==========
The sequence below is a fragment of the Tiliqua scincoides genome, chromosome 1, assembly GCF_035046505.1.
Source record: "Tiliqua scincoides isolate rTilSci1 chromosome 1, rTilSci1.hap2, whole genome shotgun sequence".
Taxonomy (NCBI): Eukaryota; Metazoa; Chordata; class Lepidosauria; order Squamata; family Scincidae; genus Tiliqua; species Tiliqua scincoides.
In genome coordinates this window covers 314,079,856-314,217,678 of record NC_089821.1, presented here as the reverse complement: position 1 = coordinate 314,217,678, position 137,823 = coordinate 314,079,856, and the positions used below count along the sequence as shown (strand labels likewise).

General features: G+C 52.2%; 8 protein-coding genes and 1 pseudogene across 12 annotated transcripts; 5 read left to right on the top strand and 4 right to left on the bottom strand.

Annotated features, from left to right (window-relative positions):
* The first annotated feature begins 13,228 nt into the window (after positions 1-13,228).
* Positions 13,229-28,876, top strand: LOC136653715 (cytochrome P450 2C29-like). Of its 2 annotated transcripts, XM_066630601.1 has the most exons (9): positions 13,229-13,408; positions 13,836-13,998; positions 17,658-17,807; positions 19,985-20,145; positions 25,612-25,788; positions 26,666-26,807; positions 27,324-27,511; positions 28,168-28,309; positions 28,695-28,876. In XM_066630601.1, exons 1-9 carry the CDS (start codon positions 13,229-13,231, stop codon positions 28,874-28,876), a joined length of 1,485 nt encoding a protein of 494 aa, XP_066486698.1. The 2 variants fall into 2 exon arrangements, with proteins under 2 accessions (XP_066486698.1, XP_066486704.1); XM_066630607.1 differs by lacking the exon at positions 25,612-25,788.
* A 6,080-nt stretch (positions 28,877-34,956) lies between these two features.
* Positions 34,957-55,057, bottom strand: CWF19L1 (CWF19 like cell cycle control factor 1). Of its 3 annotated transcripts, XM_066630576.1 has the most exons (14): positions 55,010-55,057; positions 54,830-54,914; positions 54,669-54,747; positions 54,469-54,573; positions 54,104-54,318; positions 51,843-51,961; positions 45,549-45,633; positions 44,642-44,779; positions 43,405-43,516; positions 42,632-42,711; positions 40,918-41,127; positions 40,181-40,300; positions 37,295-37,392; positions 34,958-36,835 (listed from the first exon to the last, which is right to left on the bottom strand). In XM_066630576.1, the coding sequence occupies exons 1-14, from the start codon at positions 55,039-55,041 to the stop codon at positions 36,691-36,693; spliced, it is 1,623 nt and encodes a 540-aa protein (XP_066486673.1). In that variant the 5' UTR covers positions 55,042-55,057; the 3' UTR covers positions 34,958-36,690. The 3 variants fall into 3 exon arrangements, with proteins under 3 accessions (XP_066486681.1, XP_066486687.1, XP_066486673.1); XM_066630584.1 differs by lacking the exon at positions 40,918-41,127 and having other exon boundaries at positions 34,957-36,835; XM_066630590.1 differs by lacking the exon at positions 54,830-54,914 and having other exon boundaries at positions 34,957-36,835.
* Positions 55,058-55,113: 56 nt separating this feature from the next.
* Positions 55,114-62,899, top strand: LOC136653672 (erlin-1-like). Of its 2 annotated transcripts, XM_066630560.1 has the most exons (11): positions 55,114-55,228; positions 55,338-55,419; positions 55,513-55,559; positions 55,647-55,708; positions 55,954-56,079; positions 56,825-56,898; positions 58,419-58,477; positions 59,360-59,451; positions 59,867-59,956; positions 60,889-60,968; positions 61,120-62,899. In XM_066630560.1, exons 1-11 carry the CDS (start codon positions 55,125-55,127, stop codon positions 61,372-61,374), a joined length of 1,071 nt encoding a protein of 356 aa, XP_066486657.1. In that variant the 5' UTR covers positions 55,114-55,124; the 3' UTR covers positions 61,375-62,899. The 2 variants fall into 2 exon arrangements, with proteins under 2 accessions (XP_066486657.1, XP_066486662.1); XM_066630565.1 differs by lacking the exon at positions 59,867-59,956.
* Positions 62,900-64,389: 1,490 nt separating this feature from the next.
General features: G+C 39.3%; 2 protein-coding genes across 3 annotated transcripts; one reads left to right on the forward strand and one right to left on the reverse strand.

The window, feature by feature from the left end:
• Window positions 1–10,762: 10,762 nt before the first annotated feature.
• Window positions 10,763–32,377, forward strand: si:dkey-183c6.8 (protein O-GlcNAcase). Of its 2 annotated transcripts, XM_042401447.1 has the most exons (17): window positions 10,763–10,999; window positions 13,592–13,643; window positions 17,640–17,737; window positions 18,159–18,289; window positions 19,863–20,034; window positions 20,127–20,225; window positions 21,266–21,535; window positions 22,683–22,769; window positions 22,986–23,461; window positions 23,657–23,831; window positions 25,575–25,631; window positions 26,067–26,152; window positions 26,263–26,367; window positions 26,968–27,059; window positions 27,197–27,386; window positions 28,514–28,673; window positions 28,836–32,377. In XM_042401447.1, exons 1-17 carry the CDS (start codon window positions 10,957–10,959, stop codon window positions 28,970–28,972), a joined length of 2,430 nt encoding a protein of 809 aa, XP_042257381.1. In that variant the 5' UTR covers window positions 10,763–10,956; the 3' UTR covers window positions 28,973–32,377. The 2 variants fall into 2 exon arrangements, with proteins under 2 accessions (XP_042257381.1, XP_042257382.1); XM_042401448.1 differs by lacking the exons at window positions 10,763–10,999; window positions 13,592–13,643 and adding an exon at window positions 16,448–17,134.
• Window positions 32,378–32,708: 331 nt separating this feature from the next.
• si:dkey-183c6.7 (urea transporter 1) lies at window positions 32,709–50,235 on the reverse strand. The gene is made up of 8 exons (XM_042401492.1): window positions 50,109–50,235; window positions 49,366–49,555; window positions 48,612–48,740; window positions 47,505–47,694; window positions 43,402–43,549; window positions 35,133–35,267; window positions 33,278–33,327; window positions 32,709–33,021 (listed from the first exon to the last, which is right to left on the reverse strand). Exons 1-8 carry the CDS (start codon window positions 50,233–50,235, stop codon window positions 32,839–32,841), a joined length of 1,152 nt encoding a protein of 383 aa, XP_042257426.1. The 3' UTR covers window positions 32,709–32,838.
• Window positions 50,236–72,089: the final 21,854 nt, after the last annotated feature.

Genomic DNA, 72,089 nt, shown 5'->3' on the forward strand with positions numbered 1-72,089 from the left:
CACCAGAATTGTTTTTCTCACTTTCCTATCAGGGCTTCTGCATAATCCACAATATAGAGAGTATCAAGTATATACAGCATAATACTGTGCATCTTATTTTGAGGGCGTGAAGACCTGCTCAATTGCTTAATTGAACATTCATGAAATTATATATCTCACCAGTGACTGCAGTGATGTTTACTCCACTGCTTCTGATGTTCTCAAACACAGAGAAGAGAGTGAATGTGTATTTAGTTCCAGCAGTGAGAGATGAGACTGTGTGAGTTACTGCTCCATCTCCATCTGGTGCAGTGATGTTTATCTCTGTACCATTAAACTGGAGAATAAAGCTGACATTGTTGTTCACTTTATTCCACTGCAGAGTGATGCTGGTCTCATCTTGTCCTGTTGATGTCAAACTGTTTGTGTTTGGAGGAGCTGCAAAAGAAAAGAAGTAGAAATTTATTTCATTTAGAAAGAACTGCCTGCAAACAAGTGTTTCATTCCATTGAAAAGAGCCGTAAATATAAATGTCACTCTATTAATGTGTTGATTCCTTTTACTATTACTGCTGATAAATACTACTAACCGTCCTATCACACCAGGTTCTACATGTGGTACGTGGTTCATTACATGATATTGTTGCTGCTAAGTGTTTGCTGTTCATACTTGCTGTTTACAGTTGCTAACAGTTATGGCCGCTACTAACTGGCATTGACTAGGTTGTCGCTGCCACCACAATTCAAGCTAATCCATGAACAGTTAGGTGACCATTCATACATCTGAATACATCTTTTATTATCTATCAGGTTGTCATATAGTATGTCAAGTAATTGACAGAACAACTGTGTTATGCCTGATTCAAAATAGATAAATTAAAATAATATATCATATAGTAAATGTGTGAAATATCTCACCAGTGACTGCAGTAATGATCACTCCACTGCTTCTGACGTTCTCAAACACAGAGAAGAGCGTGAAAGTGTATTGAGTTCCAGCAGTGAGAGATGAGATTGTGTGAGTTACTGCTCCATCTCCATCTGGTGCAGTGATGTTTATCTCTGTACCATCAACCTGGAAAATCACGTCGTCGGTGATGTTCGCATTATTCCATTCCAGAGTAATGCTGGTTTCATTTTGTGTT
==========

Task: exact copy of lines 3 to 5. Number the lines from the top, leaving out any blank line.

Taxonomy (NCBI): Eukaryota; Metazoa; Chordata; class Lepidosauria; order Squamata; family Scincidae; genus Tiliqua; species Tiliqua scincoides.
In genome coordinates this window covers 314,079,856-314,217,678 of record NC_089821.1, presented here as the reverse complement: position 1 = coordinate 314,217,678, position 137,823 = coordinate 314,079,856, and the positions used below count along the sequence as shown (strand labels likewise).

General features: G+C 52.2%; 8 protein-coding genes and 1 pseudogene across 12 annotated transcripts; 5 read left to right on the top strand and 4 right to left on the bottom strand.